A single holdout juror prevented the acquittal this month of a West Philadelphia man who represented himself in a retrial after serving 12 years for a murder he says he didn't commit, according to two of the panel members.

Because the juror — the foreman — was unconvinced, the judge declared a mistrial on the fourth day of deliberations Sept. 13, and Hassan Bennett remains jailed awaiting another retrial.

"If the defendant knew how close he was, he would have been crushed," said juror David Scott, a college professor.

The foreman, who agreed to speak to the Inquirer and Daily News on the condition that he not be publicly identified, called the deliberation process "one of the hardest things" he ever had endured, but stood by his decision.

"When just looking at the facts and the testimony that was presented to us at the trial, the prosecution proved the defendant's guilt without a reasonable doubt," said the man.

The final vote — two of the jurors interviewed said it was 11-1, but the foreman remembered it as 10-2 — seems to validate Bennett's unusual decision to represent himself, and it could raise new questions about the District Attorney's Office's plan to retry him for a fourth time, when Bennett again could call a controversial officer as a key witness.

Bennett, 35, is charged with second-degree murder and related counts in the slaying of Devon English, 19, and the shooting of Corey Ford, 18, who were ambushed as they sat in a car parked near 61st Street and Lansdowne Avenue in the early morning of Sept. 22, 2006.

Devon English was slain in 2006.
Family photo
Devon English was slain in 2006.

Another man, Lamont Dade, pleaded guilty in 2008 to taking part in the shootings and is serving a 25-to-50-year prison sentence.

Bennett could not be reached for comment after being returned to prison.

During the two-week trial at the city's Criminal Justice Center, he chose to wear a blue prison uniform rather than street clothes. He impressed jurors with his courtroom prowess when questioning and cross-examining witnesses, the three jurors said in interviews this month with the Inquirer and Daily News.

He was particularly harsh toward homicide detective James Pitts, whom he accused of coercing Ford and other witnesses into falsely incriminating him in the shootings. Similar allegations have been made against Pitts in unrelated cases.

"We all thought [Bennett] did a good job representing himself," said juror Scott, the professor. "It's not that we didn't think he was guilty of something. It's just that the prosecutor did not present a case that was without reasonable doubt."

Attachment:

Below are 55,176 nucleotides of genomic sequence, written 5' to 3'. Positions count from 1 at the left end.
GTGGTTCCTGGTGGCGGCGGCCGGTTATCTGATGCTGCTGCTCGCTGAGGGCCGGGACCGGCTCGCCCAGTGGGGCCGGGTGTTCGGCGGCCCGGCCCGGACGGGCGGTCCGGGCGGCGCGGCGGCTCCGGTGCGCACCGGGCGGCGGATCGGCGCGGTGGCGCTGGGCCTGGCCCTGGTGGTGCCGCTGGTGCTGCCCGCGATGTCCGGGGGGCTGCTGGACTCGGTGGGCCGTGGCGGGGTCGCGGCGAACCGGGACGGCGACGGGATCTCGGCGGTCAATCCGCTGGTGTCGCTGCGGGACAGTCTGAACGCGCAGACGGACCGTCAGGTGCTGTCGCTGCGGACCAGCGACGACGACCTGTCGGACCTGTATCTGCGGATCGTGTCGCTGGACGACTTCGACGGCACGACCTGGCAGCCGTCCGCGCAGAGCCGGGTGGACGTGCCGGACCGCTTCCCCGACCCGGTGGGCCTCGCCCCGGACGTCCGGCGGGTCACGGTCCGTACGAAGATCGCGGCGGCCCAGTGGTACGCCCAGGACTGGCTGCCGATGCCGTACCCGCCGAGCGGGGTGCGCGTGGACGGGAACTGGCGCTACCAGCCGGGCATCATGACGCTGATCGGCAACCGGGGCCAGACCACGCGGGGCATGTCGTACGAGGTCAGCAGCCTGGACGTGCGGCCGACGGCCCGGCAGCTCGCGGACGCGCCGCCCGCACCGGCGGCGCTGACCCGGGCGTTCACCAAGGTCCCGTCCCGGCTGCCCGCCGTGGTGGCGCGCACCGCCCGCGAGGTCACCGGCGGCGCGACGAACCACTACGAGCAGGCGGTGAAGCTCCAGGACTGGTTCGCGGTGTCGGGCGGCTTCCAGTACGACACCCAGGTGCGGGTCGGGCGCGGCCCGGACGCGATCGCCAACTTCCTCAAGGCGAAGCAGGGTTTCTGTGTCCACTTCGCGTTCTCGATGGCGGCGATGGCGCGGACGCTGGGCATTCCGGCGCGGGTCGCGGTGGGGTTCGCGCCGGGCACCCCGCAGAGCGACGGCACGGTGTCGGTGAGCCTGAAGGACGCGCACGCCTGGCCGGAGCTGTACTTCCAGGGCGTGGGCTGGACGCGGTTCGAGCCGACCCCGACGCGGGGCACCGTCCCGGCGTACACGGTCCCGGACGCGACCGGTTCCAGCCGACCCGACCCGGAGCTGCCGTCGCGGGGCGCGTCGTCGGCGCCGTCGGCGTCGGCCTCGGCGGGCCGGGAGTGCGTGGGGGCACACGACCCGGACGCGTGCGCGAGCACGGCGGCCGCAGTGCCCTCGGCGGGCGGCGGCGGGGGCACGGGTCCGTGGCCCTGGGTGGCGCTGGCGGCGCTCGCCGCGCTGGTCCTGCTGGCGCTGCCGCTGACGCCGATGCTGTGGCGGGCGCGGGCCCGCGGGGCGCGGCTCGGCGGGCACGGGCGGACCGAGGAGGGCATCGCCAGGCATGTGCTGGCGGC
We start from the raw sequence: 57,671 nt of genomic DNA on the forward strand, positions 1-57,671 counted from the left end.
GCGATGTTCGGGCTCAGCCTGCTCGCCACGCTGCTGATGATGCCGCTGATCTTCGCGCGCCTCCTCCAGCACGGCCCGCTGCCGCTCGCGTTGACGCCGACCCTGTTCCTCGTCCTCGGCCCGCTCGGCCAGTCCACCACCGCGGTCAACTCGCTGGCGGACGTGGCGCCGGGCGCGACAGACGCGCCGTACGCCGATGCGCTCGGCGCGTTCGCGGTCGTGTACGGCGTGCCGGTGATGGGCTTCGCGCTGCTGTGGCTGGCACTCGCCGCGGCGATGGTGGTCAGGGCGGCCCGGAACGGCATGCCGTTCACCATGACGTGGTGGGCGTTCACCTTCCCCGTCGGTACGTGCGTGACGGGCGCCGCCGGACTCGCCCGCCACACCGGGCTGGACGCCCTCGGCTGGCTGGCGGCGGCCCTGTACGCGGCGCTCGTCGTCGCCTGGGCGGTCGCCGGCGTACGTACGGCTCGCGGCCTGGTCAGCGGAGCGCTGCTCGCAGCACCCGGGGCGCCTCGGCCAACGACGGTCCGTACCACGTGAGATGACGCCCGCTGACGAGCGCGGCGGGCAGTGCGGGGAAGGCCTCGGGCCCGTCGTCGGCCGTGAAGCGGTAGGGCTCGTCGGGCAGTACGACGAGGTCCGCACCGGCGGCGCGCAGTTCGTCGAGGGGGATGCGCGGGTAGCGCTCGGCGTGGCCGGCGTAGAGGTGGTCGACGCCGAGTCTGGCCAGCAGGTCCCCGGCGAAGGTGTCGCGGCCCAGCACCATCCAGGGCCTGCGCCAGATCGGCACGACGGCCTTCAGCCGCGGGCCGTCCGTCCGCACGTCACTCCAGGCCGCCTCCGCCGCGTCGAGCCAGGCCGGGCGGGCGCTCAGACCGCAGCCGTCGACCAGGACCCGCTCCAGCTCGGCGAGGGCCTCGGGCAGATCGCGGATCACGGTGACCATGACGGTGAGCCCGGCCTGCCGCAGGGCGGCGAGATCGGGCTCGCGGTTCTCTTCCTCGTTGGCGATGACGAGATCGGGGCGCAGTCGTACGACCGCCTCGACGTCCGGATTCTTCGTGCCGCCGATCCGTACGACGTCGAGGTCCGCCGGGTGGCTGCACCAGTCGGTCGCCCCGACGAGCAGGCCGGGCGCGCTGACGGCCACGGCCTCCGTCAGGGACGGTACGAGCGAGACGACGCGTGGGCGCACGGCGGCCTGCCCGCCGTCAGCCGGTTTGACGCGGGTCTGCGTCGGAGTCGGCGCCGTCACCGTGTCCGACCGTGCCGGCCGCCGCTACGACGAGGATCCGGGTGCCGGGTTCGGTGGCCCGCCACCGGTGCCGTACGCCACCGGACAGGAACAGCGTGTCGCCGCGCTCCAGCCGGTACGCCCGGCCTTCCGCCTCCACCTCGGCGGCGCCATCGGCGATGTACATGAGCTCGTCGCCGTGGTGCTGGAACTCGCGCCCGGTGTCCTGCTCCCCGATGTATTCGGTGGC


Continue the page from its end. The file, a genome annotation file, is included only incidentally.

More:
A second juror, Robert Reeves, said the case presented by Assistant District Attorney Tracie Gaydos was hobbled by too many unanswered questions. He noted that the search warrant executed by police at the West Philadelphia home where Bennett was living at the time of the shootings failed to yield the gun and clothing they sought.

"They couldn't even prove that he was really there, as far as I'm concerned," said Reeves, 47. "I think the young man was there [at the crime scene], but they just didn't prove it. It's all about proof. What Tracie produced to us was not enough of anything. If she had the evidence that he was guilty, we would have found him guilty."

Of Pitts, Reeves said: "I believe he was being rough with those guys. He was being nonchalant [on the witness stand] trying to play down his role. But I honestly believe he was using his physical stature and his badge to try to get the truth out of those guys and was being real abusive with them."

The foreman said that although he was outnumbered in the final vote, the environment in the jury room remained respectful. "Considering what was at stake, I think everybody was rather civil and pretty good with each other about letting each other voice their thoughts," he said.

Pitts appeared credible, and the initial statements some witnesses gave police implicating Bennett — which they recanted at the retrial — were also credible, said the foreman.

The jury had nine women and three men. Five jurors were white, five were African American, and two were of other races.

In a statement to the Inquirer and Daily News, the District Attorney's Office noted that Bennett's first trial resulted in a mistrial because of jury tampering by the defense and the second was a conviction later overturned because of mistakes by his lawyer.

"The Philadelphia District Attorney's Office feels, based on the overwhelming evidence and the facts of the case, that a fourth trial is necessary to protect the public and give the victim and the victim's family justice," the statement said.

Tina Lee, an aunt of the homicide victim, said Bennett's courtroom skills and his ability to get witnesses, including Ford, the surviving gunshot victim, to recant their initial statements, was the result of his having spent 12 years in the prison library polishing his act and the fear engendered by him and his associates on the streets of West Philadelphia.

"If I was in for 12 years, I'd be in that library too, trying to find a loophole to get my butt out of there," said Lee, who added that the jury was "confused" to the point of nearly letting Bennett walk.

Lee, who said she promised her late sister and her nephew's mother that she would attend the trial and see to it that justice is done, hopes the next jury will close the prison doors on Bennett for good.

"This boy done murdered my nephew three times," she said, referring to the number of trials. "How many times can you kill a person? How many times do I have to hear how many times he was shot? How many times do I have to look at pictures of that car? Let him rest, and stop digging him up. This is deplorable."

A pretrial hearing for a fourth trial is set for Monday.